yhwhtheologian
yhwhtheologian

That is the model that goes hand in hand with a salary. You hardly if not ever see a presbytery where all elders are equal and share teaching time. Salaries generally goes with the solo pastor that usually runs the whole show. And even if they answer to a ddenomination they still run things locally.

HappyHeretic
HappyHeretic

@ChrisMorton82@HappyHeretic Chris, thanks for the response. 


I like that you mentioned context.  It seems that might undermine the concept of larger, super-contextual, institutions, but perhaps not. 


Either way it is certainly a tough nut to crack and I don't envy you who have to struggle with it.  I face something similar in my profession, and we struggle with it constantly.  Especially when faced with others in our profession following a different path and getting handsomely rewarded for it. 


We haven't given up.  Not yet at least.  Just taking a break. 

ollwenjones
ollwenjones

@yhwhtheologian  I think it would be awesome if all the elders had equal teaching time, but that might not be in line with all of their different giftings or inclinations. If the main teaching elder is 'running the whole show' then it isn't really a 'presbytery,' then, is it? A cult of personality and misapplication of effort and attention can arguably happen more easily with a salary involved, but we can't say it won't happen when a salary is not involved either.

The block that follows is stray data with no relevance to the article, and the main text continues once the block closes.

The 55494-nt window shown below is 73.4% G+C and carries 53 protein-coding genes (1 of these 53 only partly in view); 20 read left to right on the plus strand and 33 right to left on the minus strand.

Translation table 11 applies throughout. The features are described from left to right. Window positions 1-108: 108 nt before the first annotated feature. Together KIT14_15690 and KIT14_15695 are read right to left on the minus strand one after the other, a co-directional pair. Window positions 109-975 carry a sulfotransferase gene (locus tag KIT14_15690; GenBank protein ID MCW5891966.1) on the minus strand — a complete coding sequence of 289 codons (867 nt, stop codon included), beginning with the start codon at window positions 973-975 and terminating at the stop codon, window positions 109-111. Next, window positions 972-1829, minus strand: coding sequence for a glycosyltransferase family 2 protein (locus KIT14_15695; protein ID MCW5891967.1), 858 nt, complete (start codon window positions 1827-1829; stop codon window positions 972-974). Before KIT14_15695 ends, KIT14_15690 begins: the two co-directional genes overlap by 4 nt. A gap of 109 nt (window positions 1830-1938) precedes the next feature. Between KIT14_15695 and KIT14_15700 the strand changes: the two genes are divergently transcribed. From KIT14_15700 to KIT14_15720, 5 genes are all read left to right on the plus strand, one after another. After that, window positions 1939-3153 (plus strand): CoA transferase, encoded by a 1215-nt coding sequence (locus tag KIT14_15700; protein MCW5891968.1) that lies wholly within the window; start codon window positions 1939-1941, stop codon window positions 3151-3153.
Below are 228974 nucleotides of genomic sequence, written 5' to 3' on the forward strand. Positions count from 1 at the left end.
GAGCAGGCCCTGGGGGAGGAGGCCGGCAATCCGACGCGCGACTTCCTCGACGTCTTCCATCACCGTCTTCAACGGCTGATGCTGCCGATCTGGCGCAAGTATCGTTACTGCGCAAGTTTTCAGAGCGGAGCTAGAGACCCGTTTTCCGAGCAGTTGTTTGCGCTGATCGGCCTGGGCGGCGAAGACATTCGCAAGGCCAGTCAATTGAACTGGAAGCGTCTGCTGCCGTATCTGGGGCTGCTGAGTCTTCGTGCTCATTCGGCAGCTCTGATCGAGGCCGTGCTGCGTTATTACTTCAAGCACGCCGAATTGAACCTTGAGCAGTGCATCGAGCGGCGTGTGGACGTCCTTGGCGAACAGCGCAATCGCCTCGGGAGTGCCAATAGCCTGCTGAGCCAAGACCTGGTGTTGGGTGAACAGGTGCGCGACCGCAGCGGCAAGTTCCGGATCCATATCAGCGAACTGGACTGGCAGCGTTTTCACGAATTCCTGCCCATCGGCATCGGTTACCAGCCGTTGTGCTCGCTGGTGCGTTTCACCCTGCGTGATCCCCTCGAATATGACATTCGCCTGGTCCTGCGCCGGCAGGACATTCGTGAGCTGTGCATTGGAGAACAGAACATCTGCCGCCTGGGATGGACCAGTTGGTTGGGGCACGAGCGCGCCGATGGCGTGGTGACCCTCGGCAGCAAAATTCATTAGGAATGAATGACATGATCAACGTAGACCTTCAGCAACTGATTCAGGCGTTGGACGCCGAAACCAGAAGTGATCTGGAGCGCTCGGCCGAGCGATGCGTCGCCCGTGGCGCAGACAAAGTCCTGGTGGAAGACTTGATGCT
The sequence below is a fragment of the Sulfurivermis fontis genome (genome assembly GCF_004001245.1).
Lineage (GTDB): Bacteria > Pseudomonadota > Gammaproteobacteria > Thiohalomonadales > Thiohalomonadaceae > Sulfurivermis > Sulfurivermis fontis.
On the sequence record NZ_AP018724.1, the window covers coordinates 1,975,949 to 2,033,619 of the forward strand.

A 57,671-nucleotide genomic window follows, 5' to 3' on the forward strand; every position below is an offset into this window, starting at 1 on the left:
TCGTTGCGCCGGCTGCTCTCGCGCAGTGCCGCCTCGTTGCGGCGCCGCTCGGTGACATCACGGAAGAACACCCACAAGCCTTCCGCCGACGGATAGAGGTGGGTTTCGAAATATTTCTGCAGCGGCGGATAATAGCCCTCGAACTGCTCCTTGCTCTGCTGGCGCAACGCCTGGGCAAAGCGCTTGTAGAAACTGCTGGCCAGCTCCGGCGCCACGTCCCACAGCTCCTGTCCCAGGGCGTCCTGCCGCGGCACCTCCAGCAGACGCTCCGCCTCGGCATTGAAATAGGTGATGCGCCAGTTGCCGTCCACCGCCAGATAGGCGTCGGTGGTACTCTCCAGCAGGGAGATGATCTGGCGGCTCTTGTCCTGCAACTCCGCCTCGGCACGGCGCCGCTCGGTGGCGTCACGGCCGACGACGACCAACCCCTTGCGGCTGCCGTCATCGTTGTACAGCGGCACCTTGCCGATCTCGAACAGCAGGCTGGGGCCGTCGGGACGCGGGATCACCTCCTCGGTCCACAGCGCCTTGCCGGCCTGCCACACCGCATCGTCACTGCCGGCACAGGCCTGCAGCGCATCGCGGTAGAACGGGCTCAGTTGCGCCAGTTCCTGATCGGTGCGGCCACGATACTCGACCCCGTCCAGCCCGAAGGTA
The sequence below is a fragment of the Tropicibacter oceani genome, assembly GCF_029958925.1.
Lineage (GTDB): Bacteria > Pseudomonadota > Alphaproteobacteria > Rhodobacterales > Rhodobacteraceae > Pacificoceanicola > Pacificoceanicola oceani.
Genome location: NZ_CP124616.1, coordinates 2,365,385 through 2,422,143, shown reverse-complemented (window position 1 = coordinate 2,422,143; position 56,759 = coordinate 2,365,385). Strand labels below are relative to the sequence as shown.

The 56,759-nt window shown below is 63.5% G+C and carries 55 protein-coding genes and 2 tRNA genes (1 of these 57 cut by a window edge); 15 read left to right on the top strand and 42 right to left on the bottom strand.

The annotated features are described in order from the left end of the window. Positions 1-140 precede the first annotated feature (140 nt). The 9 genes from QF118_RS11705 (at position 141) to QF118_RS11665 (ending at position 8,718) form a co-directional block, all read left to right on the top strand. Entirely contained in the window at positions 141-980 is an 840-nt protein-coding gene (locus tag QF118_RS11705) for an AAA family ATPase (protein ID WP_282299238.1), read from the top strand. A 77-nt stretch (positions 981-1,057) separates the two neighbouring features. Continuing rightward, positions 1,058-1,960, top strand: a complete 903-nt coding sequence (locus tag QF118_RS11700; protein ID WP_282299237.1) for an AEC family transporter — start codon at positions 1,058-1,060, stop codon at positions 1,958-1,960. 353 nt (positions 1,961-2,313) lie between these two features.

I would hope a body of elders could lead a congregation without arguing about whose gifts (or pay-checks) are more important. Not to say you couldn't point to countless failures, but because people fail doesn't necessarily make the goal wrong.


Now if the 'teaching elder's goal becomes $10k suits and a jet-plane, then we know things have taken a turn. 

ChrisMorton82
ChrisMorton82 moderator

@yhwhtheologian Well, I disagree that what you are criticizing is related to what I am talking about. Even in a shared model there may be some times when paying people to doleg work is needed. 


I'm not a fan of authoritarianism, either. That's just not what this article is about.

ChrisMorton82
ChrisMorton82 moderator

@HappyHeretic I'm not sure what you mean by super contextual. I'm a theological locavore and a neo-anabaptist. So I'm a bit skeptical about what a local body can do to take on the great problems of the universe.


Either way, I pray you find a place you can call home.